Have you ever thought of how global currency rates work? Why the exchange rate of some currencies remains at a steady level while the graphics of others follow some crazy unknown formulas?
The point is, the exchange rate regime applied to a currency strongly depends on the pegging mechanism that the authorities of the given region apply.
At this, hard peg vs soft peg mechanisms define how volatile the currency will be.
In this article, we are going to investigate how hard and soft peg systems work, how they correlate with overall economic stability, and how these mechanisms apply to cryptocurrencies.
A currency peg refers to a fixed exchange rate of a currency versus foreign currency or a basket of assets.
Defined by local authorities and central banks, it represents an important part of national policies aiming to stabilize the economy and improve the nation’s wealth.
At this, countries tend to peg their local currencies to larger and stronger economies. This helps local businesses access global markets at lower risks, reduces inflation rates, and contributes to the economic growth of the region.
The US Dollar as the world’s most dominant means of transferring value, represents the most popular asset that other currencies peg to.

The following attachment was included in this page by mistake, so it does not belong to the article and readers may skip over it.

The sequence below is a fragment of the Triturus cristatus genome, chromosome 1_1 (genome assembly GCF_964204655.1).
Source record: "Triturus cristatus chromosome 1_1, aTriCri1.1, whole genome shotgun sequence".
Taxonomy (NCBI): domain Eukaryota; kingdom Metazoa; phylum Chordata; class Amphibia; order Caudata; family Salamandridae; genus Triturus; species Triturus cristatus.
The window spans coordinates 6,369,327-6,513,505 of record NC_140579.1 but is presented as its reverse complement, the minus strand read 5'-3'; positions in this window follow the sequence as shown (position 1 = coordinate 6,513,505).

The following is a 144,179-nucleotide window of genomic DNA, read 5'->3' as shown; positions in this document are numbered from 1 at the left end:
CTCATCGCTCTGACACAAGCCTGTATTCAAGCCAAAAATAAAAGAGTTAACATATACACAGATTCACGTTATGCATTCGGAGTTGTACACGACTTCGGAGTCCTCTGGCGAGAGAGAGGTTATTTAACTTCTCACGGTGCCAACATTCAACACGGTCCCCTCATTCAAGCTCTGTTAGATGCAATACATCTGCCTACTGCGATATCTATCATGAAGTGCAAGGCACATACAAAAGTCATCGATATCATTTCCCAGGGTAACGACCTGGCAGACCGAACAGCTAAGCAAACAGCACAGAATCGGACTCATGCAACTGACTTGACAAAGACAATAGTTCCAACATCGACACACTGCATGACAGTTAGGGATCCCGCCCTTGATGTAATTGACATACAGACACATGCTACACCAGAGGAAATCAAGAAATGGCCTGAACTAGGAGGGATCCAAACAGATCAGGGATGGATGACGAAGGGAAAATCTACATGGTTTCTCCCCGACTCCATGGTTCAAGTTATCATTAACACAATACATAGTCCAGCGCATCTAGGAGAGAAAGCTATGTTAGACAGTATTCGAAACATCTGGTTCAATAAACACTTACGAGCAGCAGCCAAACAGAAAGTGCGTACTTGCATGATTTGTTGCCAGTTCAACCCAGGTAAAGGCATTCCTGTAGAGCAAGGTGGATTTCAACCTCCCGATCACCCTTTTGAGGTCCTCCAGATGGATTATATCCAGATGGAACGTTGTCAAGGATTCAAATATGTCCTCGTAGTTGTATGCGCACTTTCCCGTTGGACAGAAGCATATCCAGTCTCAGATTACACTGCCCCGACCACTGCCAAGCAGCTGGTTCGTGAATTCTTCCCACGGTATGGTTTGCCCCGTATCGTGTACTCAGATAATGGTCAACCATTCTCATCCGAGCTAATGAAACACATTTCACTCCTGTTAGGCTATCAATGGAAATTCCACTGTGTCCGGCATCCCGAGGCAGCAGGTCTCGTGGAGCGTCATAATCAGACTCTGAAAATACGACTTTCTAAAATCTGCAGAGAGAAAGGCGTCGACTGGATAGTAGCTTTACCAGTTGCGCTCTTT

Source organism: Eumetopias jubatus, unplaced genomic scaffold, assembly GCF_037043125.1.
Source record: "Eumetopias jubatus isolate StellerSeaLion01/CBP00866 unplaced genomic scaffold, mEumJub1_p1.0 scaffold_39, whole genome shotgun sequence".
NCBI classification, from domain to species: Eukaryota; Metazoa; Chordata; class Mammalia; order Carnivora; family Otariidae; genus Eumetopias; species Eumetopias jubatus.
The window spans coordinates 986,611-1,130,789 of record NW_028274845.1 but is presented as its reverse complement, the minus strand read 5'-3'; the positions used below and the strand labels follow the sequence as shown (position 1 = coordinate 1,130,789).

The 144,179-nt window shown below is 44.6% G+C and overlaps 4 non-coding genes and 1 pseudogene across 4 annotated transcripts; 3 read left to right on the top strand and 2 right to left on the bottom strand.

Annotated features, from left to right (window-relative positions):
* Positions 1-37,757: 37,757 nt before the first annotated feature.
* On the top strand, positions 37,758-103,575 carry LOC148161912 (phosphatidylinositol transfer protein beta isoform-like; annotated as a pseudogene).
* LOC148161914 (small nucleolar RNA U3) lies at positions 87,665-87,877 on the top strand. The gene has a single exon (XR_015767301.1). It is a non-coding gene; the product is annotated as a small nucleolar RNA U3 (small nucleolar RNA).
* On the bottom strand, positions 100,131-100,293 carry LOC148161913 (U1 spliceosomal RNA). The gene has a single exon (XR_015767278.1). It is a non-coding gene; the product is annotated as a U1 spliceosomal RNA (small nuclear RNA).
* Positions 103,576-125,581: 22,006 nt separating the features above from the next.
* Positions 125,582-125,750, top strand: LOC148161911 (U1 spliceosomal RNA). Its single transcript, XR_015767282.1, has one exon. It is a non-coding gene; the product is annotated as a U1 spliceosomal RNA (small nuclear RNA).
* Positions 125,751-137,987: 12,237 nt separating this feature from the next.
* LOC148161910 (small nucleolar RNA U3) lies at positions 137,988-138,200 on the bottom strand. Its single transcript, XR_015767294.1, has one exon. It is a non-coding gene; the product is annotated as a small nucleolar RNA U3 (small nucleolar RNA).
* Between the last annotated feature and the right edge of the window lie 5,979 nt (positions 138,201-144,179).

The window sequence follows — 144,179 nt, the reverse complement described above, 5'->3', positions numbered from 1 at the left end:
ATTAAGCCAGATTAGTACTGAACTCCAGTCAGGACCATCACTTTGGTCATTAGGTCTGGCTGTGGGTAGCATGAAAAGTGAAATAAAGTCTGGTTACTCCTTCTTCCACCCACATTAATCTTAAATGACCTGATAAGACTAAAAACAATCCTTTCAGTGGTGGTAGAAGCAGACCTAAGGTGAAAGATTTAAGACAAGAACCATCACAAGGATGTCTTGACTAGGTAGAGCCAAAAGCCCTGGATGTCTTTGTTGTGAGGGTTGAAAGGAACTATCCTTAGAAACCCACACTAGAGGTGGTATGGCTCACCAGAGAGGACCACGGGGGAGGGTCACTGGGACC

For example, in 1967, Australia abandoned the sterling standard that it’s been using for years before that. Instead, it implemented Australian Dollar (AUD) pegged to the USD at the rate of 1 AUD = 1.12 USD. The rate has significantly changed since then as AUD turned into a free floating currency in 1983.
Similarly, the Hong Kong dollar is pegged to the US dollar. The initial pegging ratio implemented in 1985 equaled 7.8 HKD per 1 USD. Though the currency has been through ups and downs over the years, today the rate remains practically the same.
It’s important to add that the rate does not have to be neatly fixed. At this, a currency can come with a hard or soft peg.
With a hard peg method, it’s up to the government to define the exchange rate for a local currency. Thus, a hard-pegged currency’s value remains the same in comparison with other currencies.
Yet, the exchange rate remains fixed only while the economy is stable. If the market conditions result in high inflation or the governments can no longer maintain the peg, currencies may start to float.
The advantages of this approach are as follows:
There are disadvantages to this approach, too:
In a similar fashion, the soft peg serves to stabilize the rate of the currency with respect to another asset.
Yet, the soft peg provides some level of flexibility. The exchange rate may float to a limited extent helping governments deal with economical challenges. Typically, the rate may fluctuate between 1% and 25%.
Chinese yuan is, perhaps, the most famous historical example of a soft-pegged currency. In the period between 1994 and 2005, it was pegged to the value of USD at a rate of 8.28 yuan per US dollar with a narrow band of fluctuation allowed.
Under specific conditions, the soft pegging mechanism may be really advantageous:
The risks include the following:
In a nutshell, the key differences between soft-pegged and hard-pegged currencies are represented in the table below: